Due to Brexit, immigration rules will vary depending on state and HR will have to check that, meaning there will be more delays and less flexibility in terms of workforce. It is recommended to anticipate the skills required and where they might come from.
Those who need to recruit from overseas, should start the process of obtaining a sponsor licence as this can take weeks to get in place. Workers who frequently travel to other countries on projects may need a frontier visa worker for each country or have to apply for a temporary work permit in each of those countries. Marja Verbon, chief operating officer of recruitment firm Jump.Work, says most companies are focusing on recruits who already have a right to work in the UK rather than getting to grips with the new immigration rules. “When businesses do decide to go through with sponsorship it tends to be for higher-paid and more senior roles. Getting the sponsorship licence is still a cost and time investment, as well as a responsibility” she says. Once the economy reopens after the pandemic more businesses will realise the urgency of going down the route of sponsorship as there are not enough candidates to choose from.
The pandemic, Brexit and the new immigration rules will clearly influence the supply of UK labour. The impact of Brexit and the new immigration rules is so inextricably linked to the fallout from Covid that we’re unlikely to see the full effects for some months yet.
The Home Office announced a new graduate visa route that will open to applicants from 1 July 2021. Any international student who has completed an eligible course at a UK university can apply, and stay for a maximum of two years (or three for doctoral students). Employers can use that time to plan ahead for acquiring longer-term sponsorship via the skilled worker route.In 2020, the MAC published a review of how the shortage occupations list works ahead of the introduction of the new points-based system and it has been recommended that the list of roles is reviewed more frequently to respond to the uncertainty created by coronavirus.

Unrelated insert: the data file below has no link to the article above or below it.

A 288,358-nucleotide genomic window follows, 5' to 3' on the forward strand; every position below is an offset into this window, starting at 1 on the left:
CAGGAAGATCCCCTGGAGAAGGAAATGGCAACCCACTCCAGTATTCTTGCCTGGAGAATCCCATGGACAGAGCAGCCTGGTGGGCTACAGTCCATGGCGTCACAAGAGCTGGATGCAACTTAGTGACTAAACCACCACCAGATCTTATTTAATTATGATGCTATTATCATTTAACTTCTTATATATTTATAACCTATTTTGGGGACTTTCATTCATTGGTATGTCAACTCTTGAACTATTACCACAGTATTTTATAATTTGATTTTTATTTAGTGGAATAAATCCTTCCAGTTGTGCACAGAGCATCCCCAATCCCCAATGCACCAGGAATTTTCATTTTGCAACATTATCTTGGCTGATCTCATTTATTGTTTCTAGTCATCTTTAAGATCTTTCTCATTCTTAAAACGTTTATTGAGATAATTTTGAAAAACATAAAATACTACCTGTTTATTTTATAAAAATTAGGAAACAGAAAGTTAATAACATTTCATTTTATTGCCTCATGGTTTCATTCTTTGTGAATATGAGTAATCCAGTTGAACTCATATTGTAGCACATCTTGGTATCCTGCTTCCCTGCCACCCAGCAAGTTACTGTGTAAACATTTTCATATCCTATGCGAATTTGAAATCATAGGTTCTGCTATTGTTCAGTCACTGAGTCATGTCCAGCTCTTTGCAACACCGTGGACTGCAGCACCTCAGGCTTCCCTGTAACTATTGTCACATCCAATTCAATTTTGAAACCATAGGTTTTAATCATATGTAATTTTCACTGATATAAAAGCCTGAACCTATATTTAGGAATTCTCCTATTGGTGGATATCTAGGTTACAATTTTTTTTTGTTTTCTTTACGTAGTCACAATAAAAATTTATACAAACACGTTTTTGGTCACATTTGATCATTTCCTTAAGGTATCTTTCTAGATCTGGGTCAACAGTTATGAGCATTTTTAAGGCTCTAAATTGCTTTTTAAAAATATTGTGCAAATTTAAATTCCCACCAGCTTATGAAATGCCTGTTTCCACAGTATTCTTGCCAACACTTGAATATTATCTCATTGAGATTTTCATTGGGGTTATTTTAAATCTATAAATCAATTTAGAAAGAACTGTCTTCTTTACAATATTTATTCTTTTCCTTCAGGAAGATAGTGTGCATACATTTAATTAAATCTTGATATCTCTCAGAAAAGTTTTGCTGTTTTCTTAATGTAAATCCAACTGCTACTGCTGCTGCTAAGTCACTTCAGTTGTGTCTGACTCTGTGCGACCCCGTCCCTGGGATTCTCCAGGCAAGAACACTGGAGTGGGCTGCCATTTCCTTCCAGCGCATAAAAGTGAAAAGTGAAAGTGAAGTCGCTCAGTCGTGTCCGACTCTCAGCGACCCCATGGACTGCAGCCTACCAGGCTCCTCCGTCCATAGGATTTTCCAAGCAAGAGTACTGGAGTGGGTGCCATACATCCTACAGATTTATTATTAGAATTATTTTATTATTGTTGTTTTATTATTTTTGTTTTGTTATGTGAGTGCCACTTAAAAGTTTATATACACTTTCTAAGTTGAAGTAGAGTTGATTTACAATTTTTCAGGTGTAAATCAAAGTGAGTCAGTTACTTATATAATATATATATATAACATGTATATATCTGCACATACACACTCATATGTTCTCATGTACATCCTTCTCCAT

What about existing EU staff?
Those living in the UK before the end of 2020 must apply to the EU Settlement Scheme by 30 June 2021. If they have been in the UK for less than 5 years may be granted pre-settled status, and switch to settled status after they’ve reached five years.
What might be on the horizon?
The government plan to launch a new ‘elite’ visa in spring 2022. The eligibility requirements are yet to be published. This might enable highly skilled migrants in ‘scale up’ industries such as fintech to gain fast-track access to a visa without needing sponsorship or third-party endorsement. The innovator visa is also due for a review. A new visa category known as global business mobility may also be launched. This covers intra-company transfers and aims to make it easier for overseas businesses to establish a presence in the UK and transfer existing staff. The MAC is due to publish its recommendations in October.
If you need more information on the new immigration rules or the graduate route contact Migrate UK 01235 841 568 or firstname.lastname@example.org